Dealing with Water Damage and Mold Following A Flood
Flooding has been in the news lately. Floods across the country and world are becoming more and more commonplace as a result of hurricanes and heavy rains that are a byproduct of climate change. For homeowners, this means that problems with water damage are becoming a common and recurrent problem, especially problems in dealing with mold.
Has your home been struck by flood or extensive water damage? Or do you suspect that you have hidden mold issues, even if you haven’t been victim of a flood? If so, here are some tips on what you should do.
1. Hire a professional to assess damage. Sometimes a wall may feel dry to the touch but there still may be dampness underneath. And if the dampness sticks around long enough, that could lead to mold. Flood and mold removal specialists use special moisture meters to detect just how damp things really are.
2. Remove water-logged items. Drywall, insulation, carpeting, wood flooring, cabinetry — any wet item should be removed. This is particularly true in the case of a flood in which water has come in from some natural source of water. If you must venture into flood water, protect yourself with impermeable gloves, masks, goggles and overalls. Flood water can be a source of disease such as hepatitis, E. coli and tetanus. Make sure you don’t have open cuts or wounds, and be sure to take a shower afterward.
3. Get things dry. After contaminated objects and structural and building materials have been removed, a mold and remediation specialist might opt to bring in high-powered fans and dehumidifiers. Insurance companies often require HEPA [High-Efficiency Particulate Air] filters for mold remediation. Drying and air-filtering equipment should be used until the moisture content of the materials are “dry.” Just how dry that is depends on where you live, and each city and state may have different standards. In general, contractors look for less than 16 percent moisture content. And even before the professionals arrive there are things you can do yourself. For instance, drying things out using wet-dry vacuums, sump pumps, or just an old fashioned mob and bucket can do a lot to help move the process along, and provide a jump-start for the professionals.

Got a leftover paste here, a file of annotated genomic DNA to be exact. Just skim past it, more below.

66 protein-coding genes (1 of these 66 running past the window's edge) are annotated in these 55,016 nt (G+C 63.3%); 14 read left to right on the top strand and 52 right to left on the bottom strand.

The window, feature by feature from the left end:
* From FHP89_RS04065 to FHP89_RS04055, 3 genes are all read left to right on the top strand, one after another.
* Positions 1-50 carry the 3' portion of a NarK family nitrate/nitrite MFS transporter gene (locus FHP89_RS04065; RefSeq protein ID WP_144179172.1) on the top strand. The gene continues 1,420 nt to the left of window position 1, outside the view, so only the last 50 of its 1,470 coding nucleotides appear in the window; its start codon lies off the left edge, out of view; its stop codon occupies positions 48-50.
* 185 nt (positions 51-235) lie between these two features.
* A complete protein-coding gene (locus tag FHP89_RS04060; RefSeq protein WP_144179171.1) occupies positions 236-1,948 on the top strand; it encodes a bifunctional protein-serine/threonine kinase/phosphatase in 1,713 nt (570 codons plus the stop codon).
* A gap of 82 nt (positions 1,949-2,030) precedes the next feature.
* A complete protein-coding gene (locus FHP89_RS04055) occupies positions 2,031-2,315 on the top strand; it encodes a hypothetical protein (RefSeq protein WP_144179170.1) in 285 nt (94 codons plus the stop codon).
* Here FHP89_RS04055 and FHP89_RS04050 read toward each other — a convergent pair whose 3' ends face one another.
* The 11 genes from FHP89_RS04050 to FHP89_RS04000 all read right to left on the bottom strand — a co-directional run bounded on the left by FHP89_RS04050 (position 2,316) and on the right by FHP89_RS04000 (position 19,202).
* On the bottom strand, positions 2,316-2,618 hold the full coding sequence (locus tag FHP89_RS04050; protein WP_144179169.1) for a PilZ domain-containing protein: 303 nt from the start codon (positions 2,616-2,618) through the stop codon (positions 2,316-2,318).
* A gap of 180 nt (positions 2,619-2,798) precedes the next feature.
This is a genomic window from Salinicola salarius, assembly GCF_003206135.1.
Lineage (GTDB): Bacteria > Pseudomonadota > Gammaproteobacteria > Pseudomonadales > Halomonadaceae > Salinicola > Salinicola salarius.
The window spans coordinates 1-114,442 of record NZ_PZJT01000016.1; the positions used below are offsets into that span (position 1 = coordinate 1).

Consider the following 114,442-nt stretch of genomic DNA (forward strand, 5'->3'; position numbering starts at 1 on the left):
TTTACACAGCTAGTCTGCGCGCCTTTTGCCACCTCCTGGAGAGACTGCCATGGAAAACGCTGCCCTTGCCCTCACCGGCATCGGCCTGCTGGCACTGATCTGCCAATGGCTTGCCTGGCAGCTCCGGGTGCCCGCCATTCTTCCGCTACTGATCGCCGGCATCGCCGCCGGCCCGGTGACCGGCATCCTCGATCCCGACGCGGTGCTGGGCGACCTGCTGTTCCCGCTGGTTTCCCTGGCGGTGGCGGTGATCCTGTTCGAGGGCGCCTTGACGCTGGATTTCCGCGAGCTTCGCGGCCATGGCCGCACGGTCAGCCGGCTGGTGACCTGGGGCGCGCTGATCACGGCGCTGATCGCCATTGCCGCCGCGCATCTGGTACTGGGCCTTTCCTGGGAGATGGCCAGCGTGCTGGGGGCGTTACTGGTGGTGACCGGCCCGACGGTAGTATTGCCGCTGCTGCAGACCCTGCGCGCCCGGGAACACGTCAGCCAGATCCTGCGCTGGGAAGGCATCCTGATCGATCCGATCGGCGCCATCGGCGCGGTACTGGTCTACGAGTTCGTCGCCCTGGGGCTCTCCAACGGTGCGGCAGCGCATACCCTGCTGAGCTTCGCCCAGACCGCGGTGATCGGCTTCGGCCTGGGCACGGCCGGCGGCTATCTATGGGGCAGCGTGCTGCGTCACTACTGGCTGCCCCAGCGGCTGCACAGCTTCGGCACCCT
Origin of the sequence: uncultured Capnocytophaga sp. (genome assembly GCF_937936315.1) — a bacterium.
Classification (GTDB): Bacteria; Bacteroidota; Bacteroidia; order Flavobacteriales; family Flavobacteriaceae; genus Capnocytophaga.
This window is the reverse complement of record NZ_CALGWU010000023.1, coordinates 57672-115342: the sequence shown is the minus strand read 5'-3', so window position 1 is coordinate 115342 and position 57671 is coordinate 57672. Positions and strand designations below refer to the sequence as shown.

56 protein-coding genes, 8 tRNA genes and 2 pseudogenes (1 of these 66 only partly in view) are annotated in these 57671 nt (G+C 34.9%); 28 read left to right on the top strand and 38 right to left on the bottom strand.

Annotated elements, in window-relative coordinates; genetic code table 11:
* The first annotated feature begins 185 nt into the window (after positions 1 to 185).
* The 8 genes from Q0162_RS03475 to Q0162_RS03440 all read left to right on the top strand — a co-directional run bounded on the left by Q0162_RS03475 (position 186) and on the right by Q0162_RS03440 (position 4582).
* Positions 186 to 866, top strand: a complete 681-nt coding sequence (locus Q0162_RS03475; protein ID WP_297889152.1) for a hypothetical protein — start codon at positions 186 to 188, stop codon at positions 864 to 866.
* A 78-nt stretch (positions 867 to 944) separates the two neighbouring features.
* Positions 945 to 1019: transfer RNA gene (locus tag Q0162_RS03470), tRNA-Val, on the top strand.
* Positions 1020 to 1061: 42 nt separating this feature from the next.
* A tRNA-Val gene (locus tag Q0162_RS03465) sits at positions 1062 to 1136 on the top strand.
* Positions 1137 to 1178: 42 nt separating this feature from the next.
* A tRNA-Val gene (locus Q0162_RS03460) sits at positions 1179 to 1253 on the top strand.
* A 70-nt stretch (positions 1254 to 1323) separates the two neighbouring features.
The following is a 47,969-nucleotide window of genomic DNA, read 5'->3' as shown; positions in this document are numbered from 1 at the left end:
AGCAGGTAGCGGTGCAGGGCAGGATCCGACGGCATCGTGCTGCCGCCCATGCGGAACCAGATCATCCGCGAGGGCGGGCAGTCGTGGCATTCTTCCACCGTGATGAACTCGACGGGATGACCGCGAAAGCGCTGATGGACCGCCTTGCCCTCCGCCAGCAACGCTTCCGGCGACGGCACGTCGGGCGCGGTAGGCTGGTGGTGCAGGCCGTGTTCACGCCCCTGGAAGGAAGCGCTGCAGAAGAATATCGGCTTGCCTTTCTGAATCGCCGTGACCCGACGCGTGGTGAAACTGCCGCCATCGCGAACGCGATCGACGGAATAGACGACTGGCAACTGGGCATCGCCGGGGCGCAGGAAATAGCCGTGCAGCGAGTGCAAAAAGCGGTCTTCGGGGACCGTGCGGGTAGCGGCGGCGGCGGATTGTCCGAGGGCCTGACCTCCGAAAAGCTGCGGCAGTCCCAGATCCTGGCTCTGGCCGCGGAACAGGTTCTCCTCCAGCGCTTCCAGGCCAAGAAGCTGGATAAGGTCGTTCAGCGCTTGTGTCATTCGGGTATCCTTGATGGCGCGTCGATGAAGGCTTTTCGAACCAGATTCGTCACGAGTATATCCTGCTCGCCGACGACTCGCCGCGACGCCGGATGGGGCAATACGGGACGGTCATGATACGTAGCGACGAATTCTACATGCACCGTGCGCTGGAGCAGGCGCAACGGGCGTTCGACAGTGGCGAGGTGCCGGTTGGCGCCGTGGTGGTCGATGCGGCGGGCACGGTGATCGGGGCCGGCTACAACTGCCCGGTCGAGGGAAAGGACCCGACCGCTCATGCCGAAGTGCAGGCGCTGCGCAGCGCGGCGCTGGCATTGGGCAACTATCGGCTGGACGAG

4. Eliminate mold completely. Mold can grow within 48 hours of water contact. If mold is present in a space of less than 10 square feet, it can be removed using dehumidifiers and fans. But for large expanses of water damage caused by flood waters, homeowners should contact professionals once the storm clouds have passed. For minor damage, the issue may be solved using a mild detergent that is anti-microbial.
5. Ventilate. Keep your windows open for as long as you can, day and night. Turn fans toward the walls and reposition them throughout the day so the walls dry evenly. Keep the fans on 24/7 so that air can circulate through to the drywall.
6. Move saturated items away from the walls. Water-logged rugs, furniture and other items should be moved outside of the home to air dry. If a rug has been damaged by flood water, it’s preferable to discard it, as the bacteria content could cause health problems in the long run.
Water damage and mold can be scary problems to deal with, but if you attack the problem correctly, it is possible to get your home warm, dry, and mold-free again.